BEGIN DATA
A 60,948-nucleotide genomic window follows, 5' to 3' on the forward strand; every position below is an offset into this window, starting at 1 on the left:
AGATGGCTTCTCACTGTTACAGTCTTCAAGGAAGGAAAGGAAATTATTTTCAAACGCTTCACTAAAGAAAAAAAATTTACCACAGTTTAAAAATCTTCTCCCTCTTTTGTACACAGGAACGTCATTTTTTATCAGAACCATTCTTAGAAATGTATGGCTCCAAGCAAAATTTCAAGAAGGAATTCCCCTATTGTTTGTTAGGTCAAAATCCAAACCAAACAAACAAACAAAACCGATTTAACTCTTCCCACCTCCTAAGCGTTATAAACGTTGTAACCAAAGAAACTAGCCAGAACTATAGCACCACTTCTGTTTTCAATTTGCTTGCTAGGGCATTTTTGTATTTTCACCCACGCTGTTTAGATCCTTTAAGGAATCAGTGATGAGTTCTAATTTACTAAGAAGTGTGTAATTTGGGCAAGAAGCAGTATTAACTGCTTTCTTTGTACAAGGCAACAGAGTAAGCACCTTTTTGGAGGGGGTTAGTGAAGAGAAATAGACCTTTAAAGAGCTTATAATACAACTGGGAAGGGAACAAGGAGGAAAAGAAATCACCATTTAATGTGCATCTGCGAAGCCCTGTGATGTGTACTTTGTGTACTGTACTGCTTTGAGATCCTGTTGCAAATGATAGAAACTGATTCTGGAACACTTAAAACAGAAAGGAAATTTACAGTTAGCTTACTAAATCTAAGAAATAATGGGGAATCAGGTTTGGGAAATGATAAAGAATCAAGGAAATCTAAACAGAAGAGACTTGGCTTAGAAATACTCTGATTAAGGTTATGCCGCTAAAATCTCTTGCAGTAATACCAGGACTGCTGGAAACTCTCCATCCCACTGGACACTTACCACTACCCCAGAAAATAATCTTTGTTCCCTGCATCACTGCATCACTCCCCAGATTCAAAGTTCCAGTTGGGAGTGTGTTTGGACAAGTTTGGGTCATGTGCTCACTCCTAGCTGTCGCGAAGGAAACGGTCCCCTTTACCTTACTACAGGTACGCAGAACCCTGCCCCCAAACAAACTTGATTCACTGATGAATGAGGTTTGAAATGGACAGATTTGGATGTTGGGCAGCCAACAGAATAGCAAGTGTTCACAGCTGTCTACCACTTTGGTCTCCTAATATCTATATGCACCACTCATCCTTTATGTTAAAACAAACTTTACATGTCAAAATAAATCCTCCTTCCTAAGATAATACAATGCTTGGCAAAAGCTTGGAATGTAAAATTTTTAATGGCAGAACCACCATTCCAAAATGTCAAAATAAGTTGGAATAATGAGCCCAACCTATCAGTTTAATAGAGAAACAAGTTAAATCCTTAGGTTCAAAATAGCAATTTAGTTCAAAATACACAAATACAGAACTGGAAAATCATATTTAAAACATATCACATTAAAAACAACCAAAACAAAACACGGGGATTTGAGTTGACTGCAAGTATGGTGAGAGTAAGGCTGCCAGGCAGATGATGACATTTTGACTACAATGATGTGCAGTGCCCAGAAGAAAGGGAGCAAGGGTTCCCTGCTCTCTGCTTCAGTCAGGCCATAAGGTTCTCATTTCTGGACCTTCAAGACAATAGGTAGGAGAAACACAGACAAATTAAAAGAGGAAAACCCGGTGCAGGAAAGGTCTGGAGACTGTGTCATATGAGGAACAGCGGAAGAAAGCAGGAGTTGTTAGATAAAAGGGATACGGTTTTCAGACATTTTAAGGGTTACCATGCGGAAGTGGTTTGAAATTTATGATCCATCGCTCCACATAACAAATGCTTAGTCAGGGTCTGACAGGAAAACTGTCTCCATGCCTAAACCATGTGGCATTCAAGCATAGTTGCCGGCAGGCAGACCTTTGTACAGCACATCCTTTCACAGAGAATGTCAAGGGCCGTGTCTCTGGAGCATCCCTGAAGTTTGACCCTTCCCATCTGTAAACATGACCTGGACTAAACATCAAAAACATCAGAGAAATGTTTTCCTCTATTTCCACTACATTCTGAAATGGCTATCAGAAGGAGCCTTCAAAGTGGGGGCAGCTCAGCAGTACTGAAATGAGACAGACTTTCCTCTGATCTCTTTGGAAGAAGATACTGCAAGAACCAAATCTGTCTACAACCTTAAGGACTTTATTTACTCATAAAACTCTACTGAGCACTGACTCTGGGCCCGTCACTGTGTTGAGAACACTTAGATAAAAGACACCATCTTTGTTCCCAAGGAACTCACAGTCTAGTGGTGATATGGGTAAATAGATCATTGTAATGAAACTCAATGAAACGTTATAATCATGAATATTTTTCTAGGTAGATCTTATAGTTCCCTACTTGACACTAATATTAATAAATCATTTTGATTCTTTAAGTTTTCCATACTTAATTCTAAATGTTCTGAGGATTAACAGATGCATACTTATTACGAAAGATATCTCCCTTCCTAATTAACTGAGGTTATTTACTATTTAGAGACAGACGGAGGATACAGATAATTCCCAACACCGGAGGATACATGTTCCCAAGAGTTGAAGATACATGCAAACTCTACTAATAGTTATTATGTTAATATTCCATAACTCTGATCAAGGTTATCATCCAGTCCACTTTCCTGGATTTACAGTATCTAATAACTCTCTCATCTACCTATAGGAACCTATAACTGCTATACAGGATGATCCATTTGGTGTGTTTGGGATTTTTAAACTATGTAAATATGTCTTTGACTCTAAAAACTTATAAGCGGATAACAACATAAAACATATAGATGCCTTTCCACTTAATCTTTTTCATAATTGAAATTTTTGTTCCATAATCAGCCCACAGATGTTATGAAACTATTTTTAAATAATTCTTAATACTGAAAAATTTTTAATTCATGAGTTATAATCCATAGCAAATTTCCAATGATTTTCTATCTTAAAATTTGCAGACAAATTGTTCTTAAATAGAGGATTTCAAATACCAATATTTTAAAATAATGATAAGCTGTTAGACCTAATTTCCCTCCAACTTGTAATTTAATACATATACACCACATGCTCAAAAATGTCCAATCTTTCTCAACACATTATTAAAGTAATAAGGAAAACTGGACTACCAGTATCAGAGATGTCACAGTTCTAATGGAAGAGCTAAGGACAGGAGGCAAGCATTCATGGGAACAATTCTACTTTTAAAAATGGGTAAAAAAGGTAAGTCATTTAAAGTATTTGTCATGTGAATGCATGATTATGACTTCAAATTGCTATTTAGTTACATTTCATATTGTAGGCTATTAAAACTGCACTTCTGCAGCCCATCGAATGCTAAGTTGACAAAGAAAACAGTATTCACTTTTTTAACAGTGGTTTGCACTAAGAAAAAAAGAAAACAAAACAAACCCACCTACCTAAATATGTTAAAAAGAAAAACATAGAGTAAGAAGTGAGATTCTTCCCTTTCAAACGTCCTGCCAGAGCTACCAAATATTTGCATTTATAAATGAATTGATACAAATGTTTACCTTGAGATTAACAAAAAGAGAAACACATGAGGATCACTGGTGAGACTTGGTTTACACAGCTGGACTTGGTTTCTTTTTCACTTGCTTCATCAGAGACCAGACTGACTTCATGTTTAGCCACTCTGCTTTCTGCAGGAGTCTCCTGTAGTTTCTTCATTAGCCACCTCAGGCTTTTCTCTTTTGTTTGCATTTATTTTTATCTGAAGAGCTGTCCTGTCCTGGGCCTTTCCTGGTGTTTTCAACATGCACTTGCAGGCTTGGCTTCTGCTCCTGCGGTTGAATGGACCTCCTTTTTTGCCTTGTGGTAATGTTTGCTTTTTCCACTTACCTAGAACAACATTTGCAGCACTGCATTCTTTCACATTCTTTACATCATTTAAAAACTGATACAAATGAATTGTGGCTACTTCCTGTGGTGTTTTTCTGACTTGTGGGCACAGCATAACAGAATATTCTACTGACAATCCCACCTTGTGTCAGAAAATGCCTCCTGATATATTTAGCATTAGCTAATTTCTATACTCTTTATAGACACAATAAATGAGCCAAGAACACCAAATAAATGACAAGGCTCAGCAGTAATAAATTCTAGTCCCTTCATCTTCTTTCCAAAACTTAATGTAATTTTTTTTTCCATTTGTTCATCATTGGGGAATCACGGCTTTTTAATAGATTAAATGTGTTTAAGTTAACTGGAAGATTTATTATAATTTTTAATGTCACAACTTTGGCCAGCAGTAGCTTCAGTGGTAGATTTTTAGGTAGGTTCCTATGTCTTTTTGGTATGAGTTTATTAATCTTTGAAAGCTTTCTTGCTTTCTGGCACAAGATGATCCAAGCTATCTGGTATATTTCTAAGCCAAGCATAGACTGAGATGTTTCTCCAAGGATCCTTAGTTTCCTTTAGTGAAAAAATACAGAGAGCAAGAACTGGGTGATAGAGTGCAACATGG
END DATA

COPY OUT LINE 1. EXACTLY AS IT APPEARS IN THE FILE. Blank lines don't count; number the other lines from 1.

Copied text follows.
A 60,948-nucleotide genomic window follows, 5' to 3' on the forward strand; every position below is an offset into this window, starting at 1 on the left: